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CGT on sales of property inherited by a foreign resident



CGT on sales of property inherited by a foreign resident

Is there CGT when a property inherited from a foreign resident is sold? Am I liable for CGT on a home I inherited from a foreign resident when I sell it one year later? The following scenario demonstrates how the CGT rules work in this situation.

I have just inherited my uncle’s home. He purchased it on 1 July 1997 and lived in it until 1 July 2012 when he moved to Spain — and where he lived for the last eight years of his life until his death on 1 July 2020. Having inherited the home, I am now selling it for $1m. The contract of sale will settle on 30 June 2021 (and I have been living in it as my home from the time of his death and will do so until its sale). Will I be liable for CGT?

The short answer is, yes – and in relation to quite a substantial amount.

By way of background, the rules in s 118-195(1) of the Income Tax Assessment Act 1997 (ITAA 1997) apply to determine in what circumstances an inherited dwelling can be sold without being subject to CGT.

However, they were amended following the introduction of the measures to deny the CGT main residence exemption to a foreign resident (which apply, in effect, to sales or disposals occurring after 30 June 2020).

General Rules
The basic exemption rules in s 118- 195 provide that if the dwelling was either a pre-CGT asset of the deceased or the deceased’s main residence at their date of death (and that was not then being used to produce assessable income), then if the dwelling is sold or otherwise subject to a relevant CGT event within two years of the deceased’s death, then there will be no CGT on its sale etc.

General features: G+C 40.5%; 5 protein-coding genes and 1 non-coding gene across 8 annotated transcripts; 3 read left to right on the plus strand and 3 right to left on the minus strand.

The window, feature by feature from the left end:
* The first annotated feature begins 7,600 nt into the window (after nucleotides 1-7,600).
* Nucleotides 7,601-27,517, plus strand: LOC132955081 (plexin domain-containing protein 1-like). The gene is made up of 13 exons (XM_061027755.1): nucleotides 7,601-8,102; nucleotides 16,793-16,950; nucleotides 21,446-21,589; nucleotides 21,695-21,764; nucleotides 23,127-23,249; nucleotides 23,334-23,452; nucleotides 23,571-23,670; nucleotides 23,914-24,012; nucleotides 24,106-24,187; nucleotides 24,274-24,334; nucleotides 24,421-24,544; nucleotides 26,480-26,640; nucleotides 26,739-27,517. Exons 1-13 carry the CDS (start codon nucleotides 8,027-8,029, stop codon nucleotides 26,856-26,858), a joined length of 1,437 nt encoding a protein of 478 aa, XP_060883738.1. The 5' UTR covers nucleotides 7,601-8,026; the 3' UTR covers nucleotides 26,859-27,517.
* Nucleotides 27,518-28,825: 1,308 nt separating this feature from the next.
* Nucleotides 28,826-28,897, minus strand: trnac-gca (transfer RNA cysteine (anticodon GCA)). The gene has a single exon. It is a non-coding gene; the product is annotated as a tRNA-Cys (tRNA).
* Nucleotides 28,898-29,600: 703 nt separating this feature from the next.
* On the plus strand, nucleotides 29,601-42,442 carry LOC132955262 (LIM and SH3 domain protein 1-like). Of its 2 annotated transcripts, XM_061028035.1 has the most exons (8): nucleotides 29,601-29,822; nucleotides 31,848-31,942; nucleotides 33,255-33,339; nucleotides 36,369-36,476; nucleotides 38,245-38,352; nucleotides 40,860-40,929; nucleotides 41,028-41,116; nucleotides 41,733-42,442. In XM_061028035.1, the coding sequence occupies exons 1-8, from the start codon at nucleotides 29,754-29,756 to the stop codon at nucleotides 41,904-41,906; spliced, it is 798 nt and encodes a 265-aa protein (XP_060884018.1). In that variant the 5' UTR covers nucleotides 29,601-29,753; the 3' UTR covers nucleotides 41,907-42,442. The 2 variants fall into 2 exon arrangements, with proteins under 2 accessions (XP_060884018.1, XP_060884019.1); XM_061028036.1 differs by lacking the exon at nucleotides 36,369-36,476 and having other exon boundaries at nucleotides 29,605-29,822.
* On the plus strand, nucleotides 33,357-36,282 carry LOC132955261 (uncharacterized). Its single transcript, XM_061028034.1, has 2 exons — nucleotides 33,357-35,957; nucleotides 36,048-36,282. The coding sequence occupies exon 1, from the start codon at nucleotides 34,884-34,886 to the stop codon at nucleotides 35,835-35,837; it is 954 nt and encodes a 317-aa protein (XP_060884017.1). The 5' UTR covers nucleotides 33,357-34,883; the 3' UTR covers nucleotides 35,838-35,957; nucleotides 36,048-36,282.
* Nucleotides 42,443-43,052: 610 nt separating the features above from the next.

Note: This two-year period is measured by reference to the settlement date of the contract of sale and it can be extended by the Commissioner (or an additional 18 months can be self-assessed in accordance with the principles in Practical Compliance Guideline 2019/5).

The rules in s 118-195 also provide that a full CGT exemption is likewise available if the dwelling is subject to a CGT event after it has been occupied as a main residence, from the time of the deceased’s death until that CGT event, by any of the following persons:

However, if the deceased was an excluded foreign resident just before their death, these full CGT exemption rules do not apply (s 118-195(1)(c)). Note: An excluded foreign resident is a person who has been a foreign resident for a continuous period of more than six years (s 118-110(4)).

Calculation of Partial Exemption
Where a full CGT main residence exemption does not apply, the partial calculation rules in s 118-200 must be used to calculate the partial exemption. In the case of a post-CGT dwelling of the deceased, the partial exemption calculation formula in s 118-200(2) requires you to treat as non-main residence days the following days:

In short, the total non-main residence days in this case where the deceased is an excluded foreign resident at his date of death will be the deceased’s entire 23-year period of ownership of the dwelling.

The total days of ownership of the dwelling for the purposes of the partial exemption calculation will be from when the deceased acquired it on 1 July 1997 until its sale by you on 30 June 2021 - being 24 years.

So, if we assume that you make a capital gain on the dwelling of $450,000 (calculated by reference to sale proceeds of $1m), your partial capital gain calculated under s 118- 200(2) will be:

[Note for simplicity, this calculation is in years instead of days as required.]

However, the CGT 50% discount will be available because the dwelling is treated as having been owned for more than 12 months in this case (s 115-30(1), Item 4).

(See also Example 1.7 at para 1.43 in Treasury Laws Amendment (Reducing Pressure on Housing Affordability No. 2) Bill 2018, which introduced the amendments to deny a foreign resident a CGT main residence exemption.)